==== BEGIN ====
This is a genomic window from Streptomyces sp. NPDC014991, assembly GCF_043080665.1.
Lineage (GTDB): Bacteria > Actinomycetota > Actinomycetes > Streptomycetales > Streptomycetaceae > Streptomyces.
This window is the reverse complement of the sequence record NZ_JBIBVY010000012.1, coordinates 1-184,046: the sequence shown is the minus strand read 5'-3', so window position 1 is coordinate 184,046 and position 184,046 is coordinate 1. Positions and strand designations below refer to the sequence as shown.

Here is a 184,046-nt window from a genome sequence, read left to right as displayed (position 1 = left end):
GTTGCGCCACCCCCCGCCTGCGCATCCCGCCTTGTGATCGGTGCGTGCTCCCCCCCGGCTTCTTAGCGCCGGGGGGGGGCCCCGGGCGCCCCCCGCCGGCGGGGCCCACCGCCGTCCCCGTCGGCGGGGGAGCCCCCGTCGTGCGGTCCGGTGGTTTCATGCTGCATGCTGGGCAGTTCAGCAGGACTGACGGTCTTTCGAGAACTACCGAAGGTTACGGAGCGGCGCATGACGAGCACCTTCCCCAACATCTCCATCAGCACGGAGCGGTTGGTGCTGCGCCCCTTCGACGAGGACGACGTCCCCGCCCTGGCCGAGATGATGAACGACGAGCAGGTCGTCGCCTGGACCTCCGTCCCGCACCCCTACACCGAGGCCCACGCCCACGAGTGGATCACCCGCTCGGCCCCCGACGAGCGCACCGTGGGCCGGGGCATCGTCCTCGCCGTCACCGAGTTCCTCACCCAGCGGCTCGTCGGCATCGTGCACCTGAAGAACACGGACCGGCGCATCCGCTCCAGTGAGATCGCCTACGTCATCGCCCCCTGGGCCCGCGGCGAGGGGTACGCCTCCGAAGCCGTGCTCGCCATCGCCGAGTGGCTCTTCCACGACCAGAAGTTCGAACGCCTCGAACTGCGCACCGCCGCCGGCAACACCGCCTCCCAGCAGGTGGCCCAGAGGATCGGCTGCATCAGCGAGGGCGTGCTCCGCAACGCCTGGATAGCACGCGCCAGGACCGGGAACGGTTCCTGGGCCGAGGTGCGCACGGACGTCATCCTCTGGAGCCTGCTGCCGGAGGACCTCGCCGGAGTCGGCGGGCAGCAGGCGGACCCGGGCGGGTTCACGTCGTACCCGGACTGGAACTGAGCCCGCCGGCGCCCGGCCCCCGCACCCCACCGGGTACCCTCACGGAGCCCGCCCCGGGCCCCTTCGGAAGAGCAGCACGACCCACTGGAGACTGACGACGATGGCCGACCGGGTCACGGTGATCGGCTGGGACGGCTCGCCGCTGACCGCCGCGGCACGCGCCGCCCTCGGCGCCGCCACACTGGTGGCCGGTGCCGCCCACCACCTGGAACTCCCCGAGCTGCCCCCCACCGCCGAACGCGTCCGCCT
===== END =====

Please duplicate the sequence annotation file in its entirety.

This is a genomic window from Streptomyces sp. NPDC014991, assembly GCF_043080665.1.
Lineage (GTDB): Bacteria > Actinomycetota > Actinomycetes > Streptomycetales > Streptomycetaceae > Streptomyces.
This window is the reverse complement of the sequence record NZ_JBIBVY010000012.1, coordinates 1-184,046: the sequence shown is the minus strand read 5'-3', so window position 1 is coordinate 184,046 and position 184,046 is coordinate 1. Positions and strand designations below refer to the sequence as shown.

Here is a 184,046-nt window from a genome sequence, read left to right as displayed (position 1 = left end):
GTTGCGCCACCCCCCGCCTGCGCATCCCGCCTTGTGATCGGTGCGTGCTCCCCCCCGGCTTCTTAGCGCCGGGGGGGGGCCCCGGGCGCCCCCCGCCGGCGGGGCCCACCGCCGTCCCCGTCGGCGGGGGAGCCCCCGTCGTGCGGTCCGGTGGTTTCATGCTGCATGCTGGGCAGTTCAGCAGGACTGACGGTCTTTCGAGAACTACCGAAGGTTACGGAGCGGCGCATGACGAGCACCTTCCCCAACATCTCCATCAGCACGGAGCGGTTGGTGCTGCGCCCCTTCGACGAGGACGACGTCCCCGCCCTGGCCGAGATGATGAACGACGAGCAGGTCGTCGCCTGGACCTCCGTCCCGCACCCCTACACCGAGGCCCACGCCCACGAGTGGATCACCCGCTCGGCCCCCGACGAGCGCACCGTGGGCCGGGGCATCGTCCTCGCCGTCACCGAGTTCCTCACCCAGCGGCTCGTCGGCATCGTGCACCTGAAGAACACGGACCGGCGCATCCGCTCCAGTGAGATCGCCTACGTCATCGCCCCCTGGGCCCGCGGCGAGGGGTACGCCTCCGAAGCCGTGCTCGCCATCGCCGAGTGGCTCTTCCACGACCAGAAGTTCGAACGCCTCGAACTGCGCACCGCCGCCGGCAACACCGCCTCCCAGCAGGTGGCCCAGAGGATCGGCTGCATCAGCGAGGGCGTGCTCCGCAACGCCTGGATAGCACGCGCCAGGACCGGGAACGGTTCCTGGGCCGAGGTGCGCACGGACGTCATCCTCTGGAGCCTGCTGCCGGAGGACCTCGCCGGAGTCGGCGGGCAGCAGGCGGACCCGGGCGGGTTCACGTCGTACCCGGACTGGAACTGAGCCCGCCGGCGCCCGGCCCCCGCACCCCACCGGGTACCCTCACGGAGCCCGCCCCGGGCCCCTTCGGAAGAGCAGCACGACCCACTGGAGACTGACGACGATGGCCGACCGGGTCACGGTGATCGGCTGGGACGGCTCGCCGCTGACCGCCGCGGCACGCGCCGCCCTCGGCGCCGCCACACTGGTGGCCGGTGCCGCCCACCACCTGGAACTCCCCGAGCTGCCCCCCACCGCCGAACGCGTCCGCCT